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Subflows

Just like scripting or programming, with Direktiv it’s possible to organize your logic into reusable modules. Anytime a workflow is invoked by another we call it a subflow. In this article you’ll learn about namespaces, subflows, and instance data validation.

Demo

For a subflow demonstration we need to define multiple workflows.

1st Workflow Definition

id: notifier
functions:
- id: httprequest
  image: vorteil/request:v6
  type: reusable
states:
- id: validate-input
  type: validate
  schema:
    type: object
    required:
    - contact
    - payload
    additionalProperties: false
    properties:
      contact:
        type: string
      payload:
        type: string
  transition: notify
- id: notify
  type: action
  action:
    function: httprequest
    input:
      method: "GET"
      url: "https://jsonplaceholder.typicode.com/todos/1"
      body: 'jq(.input)'
  transition: check-results
- id: check-results
  type: switch
  conditions:
  - condition: 'jq(.warnings)'
    transition: throw
- id: throw
  type: error
  error: notification.lint
  message: 'lint errors: %s'
  args:
  - 'jq(.warnings)'

2nd Workflow Definition

id: worker
functions:
- id: httprequest
  image: vorteil/request:v6
  type: reusable
states:
- id: do
  type: action
  action:
    function: httprequest
    input:
      method: "GET"
      url: "https://jsonplaceholder.typicode.com/todos/1"
      body: 'jq(.input)'
  transition: notify
  transform: 'jq(del(.return) | .contact = "Alan")'
- id: notify
  type: action
  action:
    workflow: notifier
    input: 'jq({ contact: .contact, payload: .payload })'

Input

input:
  contact: "1"
  payload: "2"

Output

{
	"contact": "Alan",
	"payload": "2",
	"return": {
		"contact": "Alan",
		"payload": "2",
		"return": {
			"completed": false,
			"id": 1,
			"title": "delectus aut autem",
			"userId": 1
		}
	}
}

Namespaces

Before learning about subflows you’ll need to know what a “Namespace” is. Direktiv organizes everything into namespaces. Think of them a bit like a folder.

All of your workflow definitions exist within a namespace, and any instances spawned from those definitions exist within that namespace as well. Any secrets or registries you’ve set up apply only within the namespace (more on these in a later article). Some limitations are applied on a namespace-level. And frontends may piggyback on the namespaces to handle permissions and multi-tennancy.

Workflow identifiers are unique within a namespace, which allows them to be referenced as subflows.

Subflows

Anywhere an “Action” appears in a workflow definition either an Isolate or a Subflow can be run. Here’s an example of what a subflow call could look like:

id: httpget
states:
- id: getter
  type: action
  action:
    workflow: myworkflow
    input:
      method: "GET"
      url: "https://jsonplaceholder.typicode.com/todos/1"

Nothing special needs to be done when writing a workflow definition that’s intended for use as a subflow. Input is treated exactly the same way as if the workflow was directly invoked with the API, and output is merged into the caller’s instance data exactly the same way as if the subflow was an Isolate.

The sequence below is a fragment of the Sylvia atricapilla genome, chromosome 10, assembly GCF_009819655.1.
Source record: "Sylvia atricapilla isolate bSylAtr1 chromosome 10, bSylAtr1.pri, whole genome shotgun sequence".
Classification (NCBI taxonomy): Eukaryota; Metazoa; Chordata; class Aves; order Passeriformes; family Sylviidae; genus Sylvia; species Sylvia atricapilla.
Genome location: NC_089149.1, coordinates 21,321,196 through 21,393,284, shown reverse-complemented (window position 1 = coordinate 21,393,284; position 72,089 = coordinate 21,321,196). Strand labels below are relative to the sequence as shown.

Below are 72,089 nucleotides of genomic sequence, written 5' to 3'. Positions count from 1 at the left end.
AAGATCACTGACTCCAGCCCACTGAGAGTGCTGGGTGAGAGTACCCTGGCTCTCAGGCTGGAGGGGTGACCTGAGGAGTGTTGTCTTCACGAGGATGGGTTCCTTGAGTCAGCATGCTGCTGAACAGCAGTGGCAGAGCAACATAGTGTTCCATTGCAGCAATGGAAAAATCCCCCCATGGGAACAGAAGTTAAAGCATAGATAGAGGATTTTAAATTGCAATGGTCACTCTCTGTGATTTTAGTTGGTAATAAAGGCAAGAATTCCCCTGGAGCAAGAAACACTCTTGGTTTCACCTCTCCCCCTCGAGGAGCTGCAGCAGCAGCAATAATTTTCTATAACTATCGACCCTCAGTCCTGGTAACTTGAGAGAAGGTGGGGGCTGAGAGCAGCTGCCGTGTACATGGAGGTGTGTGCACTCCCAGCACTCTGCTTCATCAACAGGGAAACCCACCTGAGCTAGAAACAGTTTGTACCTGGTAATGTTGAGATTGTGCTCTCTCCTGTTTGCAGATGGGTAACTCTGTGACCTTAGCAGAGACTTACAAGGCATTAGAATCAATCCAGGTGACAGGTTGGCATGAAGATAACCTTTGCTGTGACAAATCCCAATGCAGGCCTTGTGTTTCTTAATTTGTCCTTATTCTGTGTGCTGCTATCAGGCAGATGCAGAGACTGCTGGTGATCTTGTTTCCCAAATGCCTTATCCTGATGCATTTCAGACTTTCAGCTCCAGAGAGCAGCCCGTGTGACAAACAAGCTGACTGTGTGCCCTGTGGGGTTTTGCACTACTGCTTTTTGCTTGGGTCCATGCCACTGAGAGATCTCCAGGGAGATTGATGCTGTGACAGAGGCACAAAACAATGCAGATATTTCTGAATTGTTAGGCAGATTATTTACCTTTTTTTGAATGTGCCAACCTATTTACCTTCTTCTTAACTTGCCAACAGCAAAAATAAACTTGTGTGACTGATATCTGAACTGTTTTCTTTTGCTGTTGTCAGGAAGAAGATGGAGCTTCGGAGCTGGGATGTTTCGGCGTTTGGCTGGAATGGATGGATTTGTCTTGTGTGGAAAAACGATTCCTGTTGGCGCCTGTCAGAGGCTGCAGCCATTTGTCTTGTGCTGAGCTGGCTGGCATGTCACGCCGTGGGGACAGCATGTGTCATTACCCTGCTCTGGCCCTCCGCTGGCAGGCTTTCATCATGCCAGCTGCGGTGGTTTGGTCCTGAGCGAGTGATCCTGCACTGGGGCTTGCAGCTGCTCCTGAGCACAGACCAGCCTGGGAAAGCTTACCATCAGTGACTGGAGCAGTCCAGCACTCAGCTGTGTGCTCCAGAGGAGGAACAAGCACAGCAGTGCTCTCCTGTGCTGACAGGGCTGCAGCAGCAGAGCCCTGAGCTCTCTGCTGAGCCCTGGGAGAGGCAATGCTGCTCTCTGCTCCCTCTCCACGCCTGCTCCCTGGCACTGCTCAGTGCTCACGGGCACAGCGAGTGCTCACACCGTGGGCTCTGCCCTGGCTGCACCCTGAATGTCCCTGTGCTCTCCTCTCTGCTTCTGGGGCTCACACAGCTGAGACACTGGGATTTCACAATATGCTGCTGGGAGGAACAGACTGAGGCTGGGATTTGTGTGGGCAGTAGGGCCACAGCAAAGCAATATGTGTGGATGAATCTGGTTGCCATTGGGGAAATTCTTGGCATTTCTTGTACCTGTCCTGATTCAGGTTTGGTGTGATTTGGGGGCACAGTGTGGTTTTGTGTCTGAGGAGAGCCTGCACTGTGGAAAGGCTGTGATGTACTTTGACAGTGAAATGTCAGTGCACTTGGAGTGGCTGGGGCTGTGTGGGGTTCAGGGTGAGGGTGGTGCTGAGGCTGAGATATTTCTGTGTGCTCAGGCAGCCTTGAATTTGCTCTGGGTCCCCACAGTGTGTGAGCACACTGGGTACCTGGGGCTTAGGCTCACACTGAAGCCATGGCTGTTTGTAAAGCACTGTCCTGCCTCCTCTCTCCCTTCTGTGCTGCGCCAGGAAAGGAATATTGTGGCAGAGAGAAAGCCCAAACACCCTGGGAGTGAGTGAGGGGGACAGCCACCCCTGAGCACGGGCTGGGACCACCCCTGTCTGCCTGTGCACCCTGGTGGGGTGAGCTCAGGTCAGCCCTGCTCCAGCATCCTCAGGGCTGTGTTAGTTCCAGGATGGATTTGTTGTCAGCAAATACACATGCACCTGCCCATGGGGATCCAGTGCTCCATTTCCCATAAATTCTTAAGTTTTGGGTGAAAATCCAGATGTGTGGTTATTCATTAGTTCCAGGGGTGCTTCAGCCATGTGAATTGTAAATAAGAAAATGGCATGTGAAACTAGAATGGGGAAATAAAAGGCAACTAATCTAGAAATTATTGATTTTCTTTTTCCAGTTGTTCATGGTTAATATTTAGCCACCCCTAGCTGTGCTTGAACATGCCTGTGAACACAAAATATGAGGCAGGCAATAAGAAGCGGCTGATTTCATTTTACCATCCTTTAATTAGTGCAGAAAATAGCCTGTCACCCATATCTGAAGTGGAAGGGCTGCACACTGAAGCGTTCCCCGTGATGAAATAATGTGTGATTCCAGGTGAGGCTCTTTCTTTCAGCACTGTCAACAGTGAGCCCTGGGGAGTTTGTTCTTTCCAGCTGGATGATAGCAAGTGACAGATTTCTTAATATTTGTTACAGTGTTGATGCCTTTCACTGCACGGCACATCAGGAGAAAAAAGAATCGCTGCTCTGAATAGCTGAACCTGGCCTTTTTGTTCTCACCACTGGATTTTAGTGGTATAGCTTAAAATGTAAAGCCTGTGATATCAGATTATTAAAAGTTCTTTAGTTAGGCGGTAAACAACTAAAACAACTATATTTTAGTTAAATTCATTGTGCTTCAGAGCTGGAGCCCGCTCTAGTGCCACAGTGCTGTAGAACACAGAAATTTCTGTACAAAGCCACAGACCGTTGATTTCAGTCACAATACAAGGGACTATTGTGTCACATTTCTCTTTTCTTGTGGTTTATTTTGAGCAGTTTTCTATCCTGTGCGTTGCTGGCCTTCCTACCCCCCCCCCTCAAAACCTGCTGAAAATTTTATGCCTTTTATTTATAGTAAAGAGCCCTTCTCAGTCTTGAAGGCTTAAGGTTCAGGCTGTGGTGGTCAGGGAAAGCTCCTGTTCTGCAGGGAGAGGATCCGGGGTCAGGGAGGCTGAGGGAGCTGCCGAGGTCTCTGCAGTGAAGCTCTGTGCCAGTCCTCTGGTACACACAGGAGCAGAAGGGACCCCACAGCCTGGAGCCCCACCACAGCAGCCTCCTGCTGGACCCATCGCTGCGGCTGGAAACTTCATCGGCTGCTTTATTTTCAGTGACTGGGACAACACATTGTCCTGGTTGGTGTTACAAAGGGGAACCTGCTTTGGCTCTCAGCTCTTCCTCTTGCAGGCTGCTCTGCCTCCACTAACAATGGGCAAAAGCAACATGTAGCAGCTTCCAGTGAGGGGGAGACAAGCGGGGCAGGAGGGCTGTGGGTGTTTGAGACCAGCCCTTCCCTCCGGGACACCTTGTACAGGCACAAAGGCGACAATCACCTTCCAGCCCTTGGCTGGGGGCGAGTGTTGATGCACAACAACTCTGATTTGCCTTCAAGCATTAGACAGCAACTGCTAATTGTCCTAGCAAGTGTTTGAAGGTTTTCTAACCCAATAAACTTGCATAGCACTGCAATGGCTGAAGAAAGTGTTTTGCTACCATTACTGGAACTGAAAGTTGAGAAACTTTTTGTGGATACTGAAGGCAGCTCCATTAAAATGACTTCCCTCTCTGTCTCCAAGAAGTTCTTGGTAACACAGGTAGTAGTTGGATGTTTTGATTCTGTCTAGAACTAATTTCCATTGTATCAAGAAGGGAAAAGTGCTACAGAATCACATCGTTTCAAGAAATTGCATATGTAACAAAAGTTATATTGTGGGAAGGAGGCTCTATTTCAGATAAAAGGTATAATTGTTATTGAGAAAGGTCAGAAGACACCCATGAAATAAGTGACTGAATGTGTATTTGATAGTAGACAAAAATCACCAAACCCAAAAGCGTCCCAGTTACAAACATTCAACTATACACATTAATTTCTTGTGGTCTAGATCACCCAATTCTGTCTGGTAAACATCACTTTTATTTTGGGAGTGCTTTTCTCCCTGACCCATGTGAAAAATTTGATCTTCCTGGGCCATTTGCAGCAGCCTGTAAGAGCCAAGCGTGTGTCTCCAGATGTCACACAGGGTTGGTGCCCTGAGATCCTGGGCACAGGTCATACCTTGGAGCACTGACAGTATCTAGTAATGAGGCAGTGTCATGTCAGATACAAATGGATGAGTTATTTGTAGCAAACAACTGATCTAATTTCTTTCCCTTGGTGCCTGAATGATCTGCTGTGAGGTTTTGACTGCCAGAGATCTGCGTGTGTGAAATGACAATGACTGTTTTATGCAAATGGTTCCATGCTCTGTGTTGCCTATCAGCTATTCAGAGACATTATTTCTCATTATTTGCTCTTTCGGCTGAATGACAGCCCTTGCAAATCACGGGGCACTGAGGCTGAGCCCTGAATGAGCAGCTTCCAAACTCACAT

Validate State

So far we’ve never demonstrated any way to validate external inputs. Validation is optional, but it can be important for preventing bugs in your workflows caused by unexpected data. Unexpected data could occur in many ways: bad workflow input, bad events, bad Isolate results, or mistakes in your own transforms. Using the Validate State Direktiv can detect these issues and throw an error instead of proceeding.

From the example in the demo, here’s what a Validate State definition might look like:

- id: validate-input
  type: validate
  schema:
    type: object
    required:
    - contact
    - payload
    additionalProperties: false
    properties:
      contact:
        type: string
      payload:
        type: string
  transition: notify

Unlike any other state, the fields for a Validate State are not fixed. Direktiv takes everything under the schema field and converts it into an equivalent JSON Schema, which it then uses to validate the instance data. Converting JSON Schema from JSON to YAML is straight-forward. Here’s the equivalent JSON for the YAML schema in the example above:

{
  "type": "object",
  "required": ["contact", "payload"],
  "additionalProperties": false,
  "properties": {
    "contact": {
      "type": "string"
    },
    "payload": {
      "type": "string"
    }
  }
}

There are also many tools online that can convert JSON to YAML for you.

If the instance data fails its validation Direktiv will throw a direktiv.schema.failed error, which will terminate the workflow unless an appropriate error catcher is defined (more on error handling in a later article).

Error State

Speaking of errors, there’s another new state in this demo example: the Error State. The Error State is only really useful in the context of subflows.

- id: throw
  type: error
  error: notification.lint
  message: 'lint errors: %s'
  args:
  - jq(.warnings)

If an instance executes an Error State it will store the custom-defined error and mark the instance as failed after the instance terminates.

The Error State has an optional transition field just like every other state, which might surprise you. That’s because the Error State won’t actually cause the workflow to terminate like you might expect. This is to allow the workflow to perform any cleanup, rollback, or recovery logic. The error will still be reported when the instance does finally finish.


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